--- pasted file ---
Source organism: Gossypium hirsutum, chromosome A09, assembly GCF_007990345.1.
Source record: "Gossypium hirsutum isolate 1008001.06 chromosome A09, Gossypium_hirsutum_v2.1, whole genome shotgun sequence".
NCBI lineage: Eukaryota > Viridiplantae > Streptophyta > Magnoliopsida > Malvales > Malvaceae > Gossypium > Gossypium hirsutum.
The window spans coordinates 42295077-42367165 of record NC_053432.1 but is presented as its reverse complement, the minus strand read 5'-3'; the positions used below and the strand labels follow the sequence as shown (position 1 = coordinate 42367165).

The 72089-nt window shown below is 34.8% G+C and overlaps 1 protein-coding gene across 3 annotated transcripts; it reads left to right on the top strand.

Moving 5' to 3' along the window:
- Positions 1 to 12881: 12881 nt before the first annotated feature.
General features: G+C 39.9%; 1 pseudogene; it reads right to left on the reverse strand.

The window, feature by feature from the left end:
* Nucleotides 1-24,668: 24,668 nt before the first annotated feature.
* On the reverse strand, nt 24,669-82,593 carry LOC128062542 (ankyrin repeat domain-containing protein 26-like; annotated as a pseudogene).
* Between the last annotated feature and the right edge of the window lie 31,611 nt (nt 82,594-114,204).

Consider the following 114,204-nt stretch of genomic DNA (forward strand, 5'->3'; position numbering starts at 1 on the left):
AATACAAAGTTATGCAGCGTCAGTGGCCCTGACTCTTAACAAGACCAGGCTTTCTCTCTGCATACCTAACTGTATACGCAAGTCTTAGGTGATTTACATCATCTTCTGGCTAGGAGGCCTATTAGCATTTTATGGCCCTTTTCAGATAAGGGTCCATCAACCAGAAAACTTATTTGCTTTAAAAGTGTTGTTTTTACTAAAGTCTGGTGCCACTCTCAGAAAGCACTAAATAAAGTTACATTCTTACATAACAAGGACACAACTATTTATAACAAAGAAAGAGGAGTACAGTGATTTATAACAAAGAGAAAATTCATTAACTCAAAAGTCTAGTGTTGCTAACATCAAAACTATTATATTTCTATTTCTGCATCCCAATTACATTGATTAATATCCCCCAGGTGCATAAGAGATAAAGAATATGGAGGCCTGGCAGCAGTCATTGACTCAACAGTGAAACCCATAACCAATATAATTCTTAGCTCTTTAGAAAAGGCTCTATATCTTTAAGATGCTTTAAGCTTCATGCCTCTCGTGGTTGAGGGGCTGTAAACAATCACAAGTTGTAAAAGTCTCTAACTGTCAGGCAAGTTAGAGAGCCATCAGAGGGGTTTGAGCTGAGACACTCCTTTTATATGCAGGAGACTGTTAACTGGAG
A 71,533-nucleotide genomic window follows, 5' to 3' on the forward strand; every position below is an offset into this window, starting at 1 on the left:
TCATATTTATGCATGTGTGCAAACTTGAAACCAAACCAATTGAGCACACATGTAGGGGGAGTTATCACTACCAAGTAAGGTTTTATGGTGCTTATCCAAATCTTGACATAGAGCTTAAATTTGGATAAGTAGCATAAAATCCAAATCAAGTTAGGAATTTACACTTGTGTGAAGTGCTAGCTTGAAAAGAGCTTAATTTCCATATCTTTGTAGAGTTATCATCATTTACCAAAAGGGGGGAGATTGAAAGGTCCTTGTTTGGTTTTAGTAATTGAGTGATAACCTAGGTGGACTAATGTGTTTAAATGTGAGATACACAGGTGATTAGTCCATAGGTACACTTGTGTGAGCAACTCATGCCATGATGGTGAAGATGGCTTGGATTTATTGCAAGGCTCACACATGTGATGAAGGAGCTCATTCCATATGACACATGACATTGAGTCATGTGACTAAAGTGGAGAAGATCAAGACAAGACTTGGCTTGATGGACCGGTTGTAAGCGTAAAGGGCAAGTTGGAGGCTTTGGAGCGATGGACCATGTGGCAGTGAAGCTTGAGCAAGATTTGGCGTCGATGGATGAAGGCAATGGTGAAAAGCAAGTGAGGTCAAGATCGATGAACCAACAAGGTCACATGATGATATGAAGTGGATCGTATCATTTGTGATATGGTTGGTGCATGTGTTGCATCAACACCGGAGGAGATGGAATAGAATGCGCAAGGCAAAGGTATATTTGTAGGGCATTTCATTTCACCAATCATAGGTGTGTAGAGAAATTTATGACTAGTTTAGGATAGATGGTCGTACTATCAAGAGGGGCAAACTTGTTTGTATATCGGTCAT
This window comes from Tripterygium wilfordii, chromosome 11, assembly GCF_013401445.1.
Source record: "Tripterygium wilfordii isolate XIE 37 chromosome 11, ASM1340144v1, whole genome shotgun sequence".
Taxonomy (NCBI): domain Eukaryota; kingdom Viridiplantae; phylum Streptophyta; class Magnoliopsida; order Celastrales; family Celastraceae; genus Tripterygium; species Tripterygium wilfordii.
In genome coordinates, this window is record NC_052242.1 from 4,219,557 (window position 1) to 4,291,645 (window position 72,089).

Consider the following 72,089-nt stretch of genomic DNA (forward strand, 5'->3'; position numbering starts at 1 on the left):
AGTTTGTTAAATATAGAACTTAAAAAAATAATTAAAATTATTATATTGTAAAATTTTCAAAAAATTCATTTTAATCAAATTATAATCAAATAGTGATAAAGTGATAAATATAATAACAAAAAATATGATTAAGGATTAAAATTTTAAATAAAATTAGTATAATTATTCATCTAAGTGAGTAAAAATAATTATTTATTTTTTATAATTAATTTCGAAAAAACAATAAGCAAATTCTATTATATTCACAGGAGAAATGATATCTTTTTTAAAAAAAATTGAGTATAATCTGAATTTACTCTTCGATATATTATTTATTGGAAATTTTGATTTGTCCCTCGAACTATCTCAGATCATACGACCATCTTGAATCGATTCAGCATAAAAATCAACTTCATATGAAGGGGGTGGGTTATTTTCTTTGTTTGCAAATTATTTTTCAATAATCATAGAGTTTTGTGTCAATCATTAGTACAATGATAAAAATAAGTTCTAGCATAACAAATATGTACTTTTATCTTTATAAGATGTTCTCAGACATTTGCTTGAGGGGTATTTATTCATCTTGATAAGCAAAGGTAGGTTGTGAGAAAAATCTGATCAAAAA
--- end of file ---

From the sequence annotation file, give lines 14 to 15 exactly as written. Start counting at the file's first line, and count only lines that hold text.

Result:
AATACAAAGTTATGCAGCGTCAGTGGCCCTGACTCTTAACAAGACCAGGCTTTCTCTCTGCATACCTAACTGTATACGCAAGTCTTAGGTGATTTACATCATCTTCTGGCTAGGAGGCCTATTAGCATTTTATGGCCCTTTTCAGATAAGGGTCCATCAACCAGAAAACTTATTTGCTTTAAAAGTGTTGTTTTTACTAAAGTCTGGTGCCACTCTCAGAAAGCACTAAATAAAGTTACATTCTTACATAACAAGGACACAACTATTTATAACAAAGAAAGAGGAGTACAGTGATTTATAACAAAGAGAAAATTCATTAACTCAAAAGTCTAGTGTTGCTAACATCAAAACTATTATATTTCTATTTCTGCATCCCAATTACATTGATTAATATCCCCCAGGTGCATAAGAGATAAAGAATATGGAGGCCTGGCAGCAGTCATTGACTCAACAGTGAAACCCATAACCAATATAATTCTTAGCTCTTTAGAAAAGGCTCTATATCTTTAAGATGCTTTAAGCTTCATGCCTCTCGTGGTTGAGGGGCTGTAAACAATCACAAGTTGTAAAAGTCTCTAACTGTCAGGCAAGTTAGAGAGCCATCAGAGGGGTTTGAGCTGAGACACTCCTTTTATATGCAGGAGACTGTTAACTGGAG
A 71,533-nucleotide genomic window follows, 5' to 3' on the forward strand; every position below is an offset into this window, starting at 1 on the left: